Philip wasn’t go-to-the-doctor sick. My eight-year-old had awoken very early Sunday morning with congestion. By the end of the day, he was coughing from post-nasal drip. No fever. No gasping for air. A virus. One that made him sick enough to stay home from school on Monday.
I hated for him to miss two days in a row, so when he work up slightly less early on Tuesday morning, I gave him a hot, steamy shower, packed his lunch, loaded up his backpack and prepared to dress him for the bus. But when I looked, he was sound asleep on the couch. I called the school to report a second day’s absence and went to work.
Those two-and-a-half hours that he slept Tuesday morning did him wonders. When we spoke during my lunch break, Peter reported that Philip was looking and sounding better.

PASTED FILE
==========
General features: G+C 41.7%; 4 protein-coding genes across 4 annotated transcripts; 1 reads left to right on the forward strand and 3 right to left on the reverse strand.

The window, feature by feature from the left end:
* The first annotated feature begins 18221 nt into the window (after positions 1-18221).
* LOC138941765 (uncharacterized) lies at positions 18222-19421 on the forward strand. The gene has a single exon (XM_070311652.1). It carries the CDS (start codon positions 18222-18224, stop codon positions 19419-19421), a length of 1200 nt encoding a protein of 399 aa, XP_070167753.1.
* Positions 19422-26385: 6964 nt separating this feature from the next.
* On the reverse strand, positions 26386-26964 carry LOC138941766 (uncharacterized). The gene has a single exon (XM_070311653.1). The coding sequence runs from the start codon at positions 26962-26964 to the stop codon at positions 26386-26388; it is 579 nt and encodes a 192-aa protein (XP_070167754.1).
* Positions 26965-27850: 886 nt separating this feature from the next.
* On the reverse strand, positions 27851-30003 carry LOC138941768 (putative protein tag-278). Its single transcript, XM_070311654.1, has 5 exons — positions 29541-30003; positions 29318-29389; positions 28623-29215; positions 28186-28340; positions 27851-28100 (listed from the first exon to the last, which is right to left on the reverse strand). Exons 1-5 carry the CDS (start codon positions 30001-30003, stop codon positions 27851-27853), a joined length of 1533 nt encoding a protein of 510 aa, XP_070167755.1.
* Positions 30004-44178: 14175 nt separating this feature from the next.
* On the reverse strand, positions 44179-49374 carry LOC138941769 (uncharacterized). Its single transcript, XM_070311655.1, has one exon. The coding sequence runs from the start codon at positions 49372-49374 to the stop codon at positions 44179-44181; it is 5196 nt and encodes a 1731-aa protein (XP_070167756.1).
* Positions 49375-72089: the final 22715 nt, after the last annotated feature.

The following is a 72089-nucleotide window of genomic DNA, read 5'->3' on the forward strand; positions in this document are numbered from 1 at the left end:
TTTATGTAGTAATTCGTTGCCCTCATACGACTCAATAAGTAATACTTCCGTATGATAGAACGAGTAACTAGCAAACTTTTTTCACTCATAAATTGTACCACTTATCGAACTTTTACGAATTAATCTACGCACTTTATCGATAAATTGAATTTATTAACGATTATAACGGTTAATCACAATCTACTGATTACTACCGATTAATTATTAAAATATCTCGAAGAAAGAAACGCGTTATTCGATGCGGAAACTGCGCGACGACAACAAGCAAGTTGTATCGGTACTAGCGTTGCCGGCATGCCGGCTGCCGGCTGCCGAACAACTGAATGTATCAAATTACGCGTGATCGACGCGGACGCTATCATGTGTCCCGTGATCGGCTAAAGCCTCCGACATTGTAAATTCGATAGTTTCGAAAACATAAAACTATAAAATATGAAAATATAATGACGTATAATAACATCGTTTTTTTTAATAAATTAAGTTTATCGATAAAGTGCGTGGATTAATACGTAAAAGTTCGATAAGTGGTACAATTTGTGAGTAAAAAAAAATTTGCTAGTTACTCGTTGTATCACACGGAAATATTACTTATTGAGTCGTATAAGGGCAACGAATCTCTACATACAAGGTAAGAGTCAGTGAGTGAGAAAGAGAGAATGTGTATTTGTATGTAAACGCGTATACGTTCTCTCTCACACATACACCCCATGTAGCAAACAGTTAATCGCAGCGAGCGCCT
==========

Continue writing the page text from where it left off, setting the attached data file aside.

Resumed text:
“I hope he can go to school tomorrow,” my husband said.
“Me, too,” I responded. “A third day and we’ll probably need a doctor’s note.”
How does a parent know when a child is fit to return to school? Schools usually have policies: no fever; no vomiting for twenty-four hours; nothing contagious.
Peter and I used the getting-into-shit test. By Tuesday afternoon, Philip had snuck into the master bath, smeared toothpaste on his chest and my body lotion on the floor.
“He’s going to school tomorrow,” Peter affirmed.
“Indeed,” I agreed.